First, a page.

The camera is the big offender in this game’s combat. Not only is it very sluggish, but extremely buggy. There were several points where I would try moving it a little in one direction, and it would budge an inch and then stop moving. This would force me to rotate the camera all the way around in the other direction, a slow enough process that, by the time I see what I’m trying to see, the object of my attempted sight would usually be killing me quite handily. Add to this a completely unnecessary mechanic during cut scenes, where the game puts you in first-person and has you look around for things. Not only is this completely shoehorned, it’s plain odd. It’s not even meant to be a Wii remote gimmick. I tried playing with the remote and nunchuck, and I was still required to use the joystick to rotate my view. The game also tries to give you a sort of cover-based melee approach at some points, which is refreshing, but not elaborated upon nearly enough. Add to that, the environments in the game are completely linear, with no sense of scope to the game’s world.

Meet Syrenne, the party’s resident lush who is handy with a pair of blades

Overall, The Last Story is a very frustrating game for me to sum up, because I want to like it. I really, really do. So much heart and effort was put into making this game look and sound impressive, but it just doesn’t follow through on any of that supposed impressiveness. The game’s presentation is gorgeous, but what it’s presenting is a predictable story about one-dimensional characters in a drab, boring world that fails to captivate the player in any way until near the end of the game. The combat varies from passable strategy to near-unplayability, and there’s no real exploration to the game’s linear set of locations. It sets you to it’s path and glues you to it, and I won’t blame you if you doze off once or twice along the way. The story is fairly clever near the game’s end, but one ounce of cleverness isn’t enough to make up for the gallons of dull exposition that preceed it. The Last Story is a tale only worth telling to the extremely loyal fans of Sakaguchi’s work, of which I am not one. For the rest of us, it’s best to commend it for what it does do well and leave it there. I give The Last Story three joysticks out of five.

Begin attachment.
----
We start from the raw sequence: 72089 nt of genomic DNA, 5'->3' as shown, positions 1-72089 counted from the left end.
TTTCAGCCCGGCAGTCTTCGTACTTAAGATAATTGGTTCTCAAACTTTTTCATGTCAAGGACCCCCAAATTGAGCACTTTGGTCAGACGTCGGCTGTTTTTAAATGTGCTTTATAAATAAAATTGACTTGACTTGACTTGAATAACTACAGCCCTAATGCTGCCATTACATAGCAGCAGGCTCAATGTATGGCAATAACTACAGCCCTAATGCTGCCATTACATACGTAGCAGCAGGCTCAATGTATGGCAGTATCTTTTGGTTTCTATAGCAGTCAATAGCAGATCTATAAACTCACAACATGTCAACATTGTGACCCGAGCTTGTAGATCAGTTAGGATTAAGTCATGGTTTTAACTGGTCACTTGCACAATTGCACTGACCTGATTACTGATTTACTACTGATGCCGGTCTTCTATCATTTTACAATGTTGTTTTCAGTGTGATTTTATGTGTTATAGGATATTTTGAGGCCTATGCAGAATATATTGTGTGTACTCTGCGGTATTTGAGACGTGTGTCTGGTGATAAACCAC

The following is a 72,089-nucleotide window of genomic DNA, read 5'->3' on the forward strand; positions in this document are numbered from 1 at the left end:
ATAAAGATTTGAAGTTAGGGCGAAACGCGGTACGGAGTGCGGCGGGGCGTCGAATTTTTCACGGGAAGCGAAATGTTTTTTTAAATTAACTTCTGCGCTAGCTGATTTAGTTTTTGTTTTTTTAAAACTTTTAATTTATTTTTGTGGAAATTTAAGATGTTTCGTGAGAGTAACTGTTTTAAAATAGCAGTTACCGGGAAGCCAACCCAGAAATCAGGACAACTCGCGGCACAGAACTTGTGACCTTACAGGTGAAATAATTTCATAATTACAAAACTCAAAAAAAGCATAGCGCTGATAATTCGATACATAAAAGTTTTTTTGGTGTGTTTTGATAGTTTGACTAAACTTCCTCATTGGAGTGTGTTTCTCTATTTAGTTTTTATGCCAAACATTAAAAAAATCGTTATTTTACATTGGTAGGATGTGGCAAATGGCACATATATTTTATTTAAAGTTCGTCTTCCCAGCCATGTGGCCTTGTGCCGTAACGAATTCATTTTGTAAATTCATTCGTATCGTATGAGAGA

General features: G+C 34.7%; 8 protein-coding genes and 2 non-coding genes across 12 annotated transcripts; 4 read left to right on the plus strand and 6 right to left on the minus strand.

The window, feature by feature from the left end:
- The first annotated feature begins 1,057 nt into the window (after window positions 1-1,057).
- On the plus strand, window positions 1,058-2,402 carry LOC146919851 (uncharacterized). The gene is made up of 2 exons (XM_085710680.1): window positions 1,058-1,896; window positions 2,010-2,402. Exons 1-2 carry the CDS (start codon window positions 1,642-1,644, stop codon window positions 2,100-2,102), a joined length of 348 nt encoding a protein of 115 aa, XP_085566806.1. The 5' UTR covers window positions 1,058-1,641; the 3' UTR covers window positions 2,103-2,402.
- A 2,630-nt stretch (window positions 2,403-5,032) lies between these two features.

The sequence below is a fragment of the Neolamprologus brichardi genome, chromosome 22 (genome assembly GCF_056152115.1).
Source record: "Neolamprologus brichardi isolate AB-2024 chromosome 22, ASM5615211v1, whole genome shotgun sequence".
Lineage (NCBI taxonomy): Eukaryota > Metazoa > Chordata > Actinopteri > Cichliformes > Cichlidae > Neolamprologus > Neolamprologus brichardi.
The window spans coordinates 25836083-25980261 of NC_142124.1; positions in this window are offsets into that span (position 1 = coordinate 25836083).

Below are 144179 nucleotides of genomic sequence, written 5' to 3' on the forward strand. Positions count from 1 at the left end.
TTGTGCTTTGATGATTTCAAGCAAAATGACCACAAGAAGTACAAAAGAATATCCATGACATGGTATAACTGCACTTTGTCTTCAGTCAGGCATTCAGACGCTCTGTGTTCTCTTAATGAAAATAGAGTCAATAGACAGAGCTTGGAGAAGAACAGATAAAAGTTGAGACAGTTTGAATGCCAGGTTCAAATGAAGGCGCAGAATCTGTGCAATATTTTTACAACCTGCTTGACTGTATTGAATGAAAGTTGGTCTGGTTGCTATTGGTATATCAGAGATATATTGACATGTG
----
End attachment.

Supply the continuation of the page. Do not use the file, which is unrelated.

Final Verdict: 3/5

Jay Petrequin started writing at HeyPoorPlayer in the summer of 2012, but first got his start writing for It's Super Effective, a Pokemon podcast that happened to be a reflection of two of his biggest interests: pocket monsters, and making people listen to him say things.